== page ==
Do you remember when Aston Villa hosted Coventry City on February 27, 1999? Unless you’re a fan of either club – or have an eidetic memory – it is unlikely to be a game you can recall.
In case you have forgotten, or never knew in the first place, Coventry won impressively 4-1 at Villa Park thanks to two goals apiece from John Aloisi and George Boateng.
However, the result is not the reason why the fixture is of great interest. Instead, it is the team selected by Villa boss John Gregory, as he fielded a starting XI made up entirely of English players.
Here is the line-up: Michael Oakes, Steve Watson, Gareth Southgate, Dion Dublin, Simon Grayson, Riccardo Scimeca, Alan Wright, Lee Hendrie, Paul Merson, Ian Taylor, Julian Joachim.
It was the 55th time an all-English team had been named in the Premier League – but it is has not happened in the 20 years since then.
To mark the anniversary of the last full English seen in the Premier League, here are some sizzling facts, courtesy of Opta, for you to digest.
— Coventry City (@Coventry_City) 27 February 2015
– Gregory did not stop at picking 11 Englishmen in the game – he also used three subs from the same country. Mark Draper, Gareth Barry and Stan Collymore all came on for Villa, who found the net courtesy of a penalty from Dublin in the 55th minute (which made the score 2-1).
– The 1998-99 season was the first in the Premier League where the percentage of English players used in the competition dropped below 50 per cent (48.2 per cent).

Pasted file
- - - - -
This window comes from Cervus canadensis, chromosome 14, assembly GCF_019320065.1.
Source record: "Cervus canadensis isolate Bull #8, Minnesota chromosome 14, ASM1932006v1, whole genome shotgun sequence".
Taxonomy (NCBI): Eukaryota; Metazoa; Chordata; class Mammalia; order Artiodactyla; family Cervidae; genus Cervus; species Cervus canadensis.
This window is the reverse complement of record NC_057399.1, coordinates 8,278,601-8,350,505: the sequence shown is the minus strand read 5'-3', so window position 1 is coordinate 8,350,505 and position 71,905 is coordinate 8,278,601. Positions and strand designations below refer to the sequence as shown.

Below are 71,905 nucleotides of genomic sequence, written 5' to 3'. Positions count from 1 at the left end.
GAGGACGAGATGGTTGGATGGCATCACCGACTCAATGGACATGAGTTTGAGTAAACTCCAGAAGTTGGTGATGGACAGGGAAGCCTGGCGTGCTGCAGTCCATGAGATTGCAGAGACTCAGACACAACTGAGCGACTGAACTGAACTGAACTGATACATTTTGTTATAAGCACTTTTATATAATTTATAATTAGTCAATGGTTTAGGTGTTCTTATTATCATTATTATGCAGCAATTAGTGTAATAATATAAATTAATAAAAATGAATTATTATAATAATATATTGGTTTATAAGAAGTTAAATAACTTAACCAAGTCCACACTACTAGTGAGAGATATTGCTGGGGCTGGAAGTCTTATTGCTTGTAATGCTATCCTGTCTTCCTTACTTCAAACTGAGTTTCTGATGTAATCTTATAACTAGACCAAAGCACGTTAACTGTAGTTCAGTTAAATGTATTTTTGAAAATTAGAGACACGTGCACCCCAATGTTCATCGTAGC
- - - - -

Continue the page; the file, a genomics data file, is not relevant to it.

– There has never been a Premier League match in which all 22 players who started were English. QPR and Newcastle United came close in January 1994, combining to select 21 between them. The only non-Englishman involved that day? Tony Roberts, QPR’s Welsh goalkeeper.
– Gregory named teams containing 10 Englishmen on 10 occasions after that Coventry fixture. The only other two clubs to hit that number since are West Ham, against Tottenham in March 2003 (Czech Tomas Repka was the odd man out), and Middlesbrough, who fielded Scotsman James Morrison against Fulham, in May 2006.
– Aston Villa have named the most all-English starting XIs in Premier League history (19). Newcastle United (14) are second, while other clubs to do so are: Arsenal (5), Coventry (4), Leicester City (3), Oldham Athletic (3), Sheffield Wednesday (2), Tottenham Hotspur (2), Norwich City (1), Leeds United (1) and Southampton (1).
– Just 238 days after losing to Coventry, Villa were involved in the first Premier League fixture to see no Englishmen selected in a starting line-up. Wimbledon were their opponents, with Norwegian boss Egil Olsen including players from the following countries: Jamaica (3), Scotland (2), Wales (2), plus one each from Guyana, Iceland, Norway and the Republic of Ireland.
– Of the five English managers to name teams in the Premier League era that did not include a fellow countryman, three have also taken charge of the Three Lions. Kevin Keegan, who went without an English player in an XI once, back in November 2002, was the first. He was followed by: Sam Allardyce (six times) and Steve McClaren (four times). Brian McDermott (once) and Alan Pardew (five times) complete the quintet.
– Arsenal have selected the most line-ups in the competition with no Englishmen – and it is not even close. It has occurred for the Gunners on 173 occasions, putting them well clear of second-placed Wigan (42). Manchester United, in contrast, have only done it once – it was in a derby fixture against Manchester City in 2009 though Alex Ferguson did send on English duo Wayne Rooney and Paul Scholes as substitutes in a 2-0 win.
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